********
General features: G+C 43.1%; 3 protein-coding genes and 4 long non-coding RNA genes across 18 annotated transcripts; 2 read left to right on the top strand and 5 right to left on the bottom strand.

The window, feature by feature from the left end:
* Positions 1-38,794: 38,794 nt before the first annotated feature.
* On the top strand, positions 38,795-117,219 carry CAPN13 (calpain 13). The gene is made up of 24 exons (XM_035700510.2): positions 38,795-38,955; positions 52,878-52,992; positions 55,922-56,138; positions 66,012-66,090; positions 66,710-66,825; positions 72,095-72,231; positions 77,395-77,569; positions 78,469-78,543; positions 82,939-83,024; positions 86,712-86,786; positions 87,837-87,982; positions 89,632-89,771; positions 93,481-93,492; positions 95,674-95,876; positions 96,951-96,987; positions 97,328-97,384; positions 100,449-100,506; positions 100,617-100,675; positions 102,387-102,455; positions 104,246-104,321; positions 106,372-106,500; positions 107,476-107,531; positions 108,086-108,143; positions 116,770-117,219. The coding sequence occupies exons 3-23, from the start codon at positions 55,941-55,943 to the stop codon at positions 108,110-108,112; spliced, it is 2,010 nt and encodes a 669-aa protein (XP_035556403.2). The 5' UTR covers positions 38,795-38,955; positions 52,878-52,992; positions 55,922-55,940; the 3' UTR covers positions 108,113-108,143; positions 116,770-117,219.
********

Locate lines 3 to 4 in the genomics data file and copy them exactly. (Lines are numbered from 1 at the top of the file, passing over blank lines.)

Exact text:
* Positions 1-38,794: 38,794 nt before the first annotated feature.
* On the top strand, positions 38,795-117,219 carry CAPN13 (calpain 13). The gene is made up of 24 exons (XM_035700510.2): positions 38,795-38,955; positions 52,878-52,992; positions 55,922-56,138; positions 66,012-66,090; positions 66,710-66,825; positions 72,095-72,231; positions 77,395-77,569; positions 78,469-78,543; positions 82,939-83,024; positions 86,712-86,786; positions 87,837-87,982; positions 89,632-89,771; positions 93,481-93,492; positions 95,674-95,876; positions 96,951-96,987; positions 97,328-97,384; positions 100,449-100,506; positions 100,617-100,675; positions 102,387-102,455; positions 104,246-104,321; positions 106,372-106,500; positions 107,476-107,531; positions 108,086-108,143; positions 116,770-117,219. The coding sequence occupies exons 3-23, from the start codon at positions 55,941-55,943 to the stop codon at positions 108,110-108,112; spliced, it is 2,010 nt and encodes a 669-aa protein (XP_035556403.2). The 5' UTR covers positions 38,795-38,955; positions 52,878-52,992; positions 55,922-55,940; the 3' UTR covers positions 108,113-108,143; positions 116,770-117,219.